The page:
4. CL1

    CL1 116th LAA and 92nd (Loyals) LAA,Royal Artillery Patron

    Lebach

    As Spidge states
    "Many say Germany was on its knees so this was not necessary - On its knees yes, but not beaten."


    Peter G and Ron's posts should be read.

    The Second World War was a terrible event.
    An event that reached an end ,that affected all involved.

    The Dresden debate will go on forever possibly without conclusion.
     
  5. Earthican

    Earthican Senior Member

    I don't normally get involved in hot button issues, but I was trying to work through my views by typing them out, and now I find, I just don't want to scrap these electrons. However, like many of my posts, I can probably count on this being passed over without comment, it's kinda what I'm hoping for.

    How many sides are there to this issue? (Dresden, Hiroshima and others)

    For the contempories, they can hold whatever view they formed then and since, and nobody need deny their right to their view. However given the world today they might want to ask themselves if they want to pass their views to their children wholecloth. Define children as large as you like.

    For those that defend the decision, do we do it to confirm the logic of the decision or to defend the honor of those who ordered and carried out the decision? One requires difficult research and analysis, the other is easily fueled by emotion.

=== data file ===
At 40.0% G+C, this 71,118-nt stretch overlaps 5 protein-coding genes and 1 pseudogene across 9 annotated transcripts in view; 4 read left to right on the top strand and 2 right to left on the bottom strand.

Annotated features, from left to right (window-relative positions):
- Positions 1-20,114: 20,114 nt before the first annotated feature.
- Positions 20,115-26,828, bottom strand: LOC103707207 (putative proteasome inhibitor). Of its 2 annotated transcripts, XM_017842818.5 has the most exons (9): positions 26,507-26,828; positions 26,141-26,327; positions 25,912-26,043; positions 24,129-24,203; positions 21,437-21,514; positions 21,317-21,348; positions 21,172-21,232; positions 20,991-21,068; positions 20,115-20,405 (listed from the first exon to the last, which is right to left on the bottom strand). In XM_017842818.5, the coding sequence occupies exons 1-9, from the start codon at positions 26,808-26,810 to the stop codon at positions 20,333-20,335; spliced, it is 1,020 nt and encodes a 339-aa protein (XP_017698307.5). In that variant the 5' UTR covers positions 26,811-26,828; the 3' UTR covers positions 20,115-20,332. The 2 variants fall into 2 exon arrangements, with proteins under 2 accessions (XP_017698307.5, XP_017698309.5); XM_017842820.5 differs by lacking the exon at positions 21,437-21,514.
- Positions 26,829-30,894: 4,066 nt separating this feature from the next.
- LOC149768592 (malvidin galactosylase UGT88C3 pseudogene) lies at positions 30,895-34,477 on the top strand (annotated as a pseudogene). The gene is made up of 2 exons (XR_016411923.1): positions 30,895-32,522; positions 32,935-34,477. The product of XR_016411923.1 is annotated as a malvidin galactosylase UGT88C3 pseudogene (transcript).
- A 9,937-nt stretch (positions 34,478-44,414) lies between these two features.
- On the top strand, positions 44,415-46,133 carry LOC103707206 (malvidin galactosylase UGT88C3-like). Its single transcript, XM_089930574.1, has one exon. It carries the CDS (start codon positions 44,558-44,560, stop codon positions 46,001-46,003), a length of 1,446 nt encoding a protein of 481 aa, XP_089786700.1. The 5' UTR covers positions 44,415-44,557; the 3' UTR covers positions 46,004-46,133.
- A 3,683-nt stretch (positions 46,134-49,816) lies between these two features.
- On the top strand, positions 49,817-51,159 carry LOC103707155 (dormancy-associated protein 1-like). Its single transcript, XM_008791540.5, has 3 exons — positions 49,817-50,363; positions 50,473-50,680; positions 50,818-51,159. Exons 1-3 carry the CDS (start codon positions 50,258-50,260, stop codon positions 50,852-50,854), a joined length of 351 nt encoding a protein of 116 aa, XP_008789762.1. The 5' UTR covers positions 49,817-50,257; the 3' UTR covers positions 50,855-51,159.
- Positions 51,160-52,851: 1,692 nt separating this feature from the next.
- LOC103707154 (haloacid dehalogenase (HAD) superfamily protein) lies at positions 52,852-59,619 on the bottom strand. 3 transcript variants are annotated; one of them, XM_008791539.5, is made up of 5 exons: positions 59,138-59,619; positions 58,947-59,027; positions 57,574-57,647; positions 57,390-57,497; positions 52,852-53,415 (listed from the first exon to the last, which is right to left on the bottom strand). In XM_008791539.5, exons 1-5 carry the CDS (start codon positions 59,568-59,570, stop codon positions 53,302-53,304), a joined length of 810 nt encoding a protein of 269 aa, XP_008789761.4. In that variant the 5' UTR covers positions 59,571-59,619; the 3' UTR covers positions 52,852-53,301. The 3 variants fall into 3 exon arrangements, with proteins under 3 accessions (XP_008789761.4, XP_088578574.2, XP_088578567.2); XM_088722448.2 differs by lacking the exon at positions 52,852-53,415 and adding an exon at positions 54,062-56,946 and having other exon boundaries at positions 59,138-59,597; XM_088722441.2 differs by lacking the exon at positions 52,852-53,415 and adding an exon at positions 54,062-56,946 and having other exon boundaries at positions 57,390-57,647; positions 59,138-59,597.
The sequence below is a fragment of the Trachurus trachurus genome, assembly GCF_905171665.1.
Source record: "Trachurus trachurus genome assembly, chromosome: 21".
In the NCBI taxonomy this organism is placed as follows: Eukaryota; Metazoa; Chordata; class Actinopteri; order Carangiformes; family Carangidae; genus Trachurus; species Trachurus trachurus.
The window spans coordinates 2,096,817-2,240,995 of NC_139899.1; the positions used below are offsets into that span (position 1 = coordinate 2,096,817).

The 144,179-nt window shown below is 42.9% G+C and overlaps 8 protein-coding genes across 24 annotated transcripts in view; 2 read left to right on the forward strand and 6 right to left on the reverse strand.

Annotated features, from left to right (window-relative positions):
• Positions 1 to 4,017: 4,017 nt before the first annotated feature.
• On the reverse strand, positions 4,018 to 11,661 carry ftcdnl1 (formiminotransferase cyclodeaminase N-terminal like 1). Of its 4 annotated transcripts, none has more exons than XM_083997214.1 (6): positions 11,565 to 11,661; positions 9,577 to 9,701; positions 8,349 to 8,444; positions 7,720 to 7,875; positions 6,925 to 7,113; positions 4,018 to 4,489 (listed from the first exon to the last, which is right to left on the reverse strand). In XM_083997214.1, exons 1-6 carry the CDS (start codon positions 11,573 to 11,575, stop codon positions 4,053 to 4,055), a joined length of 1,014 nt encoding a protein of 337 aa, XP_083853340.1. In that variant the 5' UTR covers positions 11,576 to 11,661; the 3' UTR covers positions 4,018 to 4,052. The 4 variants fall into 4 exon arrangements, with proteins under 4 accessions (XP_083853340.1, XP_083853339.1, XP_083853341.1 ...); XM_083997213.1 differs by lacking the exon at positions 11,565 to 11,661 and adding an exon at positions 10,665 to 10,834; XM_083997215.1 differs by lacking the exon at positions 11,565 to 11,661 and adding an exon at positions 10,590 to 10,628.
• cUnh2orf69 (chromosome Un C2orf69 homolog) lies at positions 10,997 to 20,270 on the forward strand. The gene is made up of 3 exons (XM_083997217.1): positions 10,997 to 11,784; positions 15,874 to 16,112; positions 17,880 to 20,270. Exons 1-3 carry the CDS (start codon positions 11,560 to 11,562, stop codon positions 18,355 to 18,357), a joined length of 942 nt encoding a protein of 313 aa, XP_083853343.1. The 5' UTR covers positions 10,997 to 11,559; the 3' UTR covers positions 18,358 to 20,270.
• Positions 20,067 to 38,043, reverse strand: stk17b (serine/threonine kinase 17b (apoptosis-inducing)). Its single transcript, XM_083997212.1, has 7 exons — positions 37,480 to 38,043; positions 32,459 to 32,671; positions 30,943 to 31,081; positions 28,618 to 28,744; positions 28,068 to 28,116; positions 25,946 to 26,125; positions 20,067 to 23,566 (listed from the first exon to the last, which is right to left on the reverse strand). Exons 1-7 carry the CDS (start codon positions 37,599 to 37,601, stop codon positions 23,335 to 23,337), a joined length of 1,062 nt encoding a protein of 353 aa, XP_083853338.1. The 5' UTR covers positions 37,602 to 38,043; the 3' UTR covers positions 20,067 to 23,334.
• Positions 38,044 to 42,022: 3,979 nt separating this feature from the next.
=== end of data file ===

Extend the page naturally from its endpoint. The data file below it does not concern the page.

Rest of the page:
For those that question the decision, do we do it to ask if there was another way that was available to the participants or are we seeking a perfect moral logic that would condemn the decision makers no matter their knowledge at the time?

    When we acknowledge the suffering of the "other" side are we really betraying the memory of those that fought on "our" side? I hope not.

    Finally shouldn't we all be seeking a better logic to guide our future actions?

    No doubt to me, the NS policy of "fight to the death" ensured that the German people would be the first and last victims of the Nazis.
     
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  6. CL1

    CL1 116th LAA and 92nd (Loyals) LAA,Royal Artillery Patron

    Earthican

    thank you for your post
     
  7. canuck

    canuck Token Colonial Patron

    "When we acknowledge the suffering of the "other" side are we really betraying the memory of those that fought on "our" side? I hope not."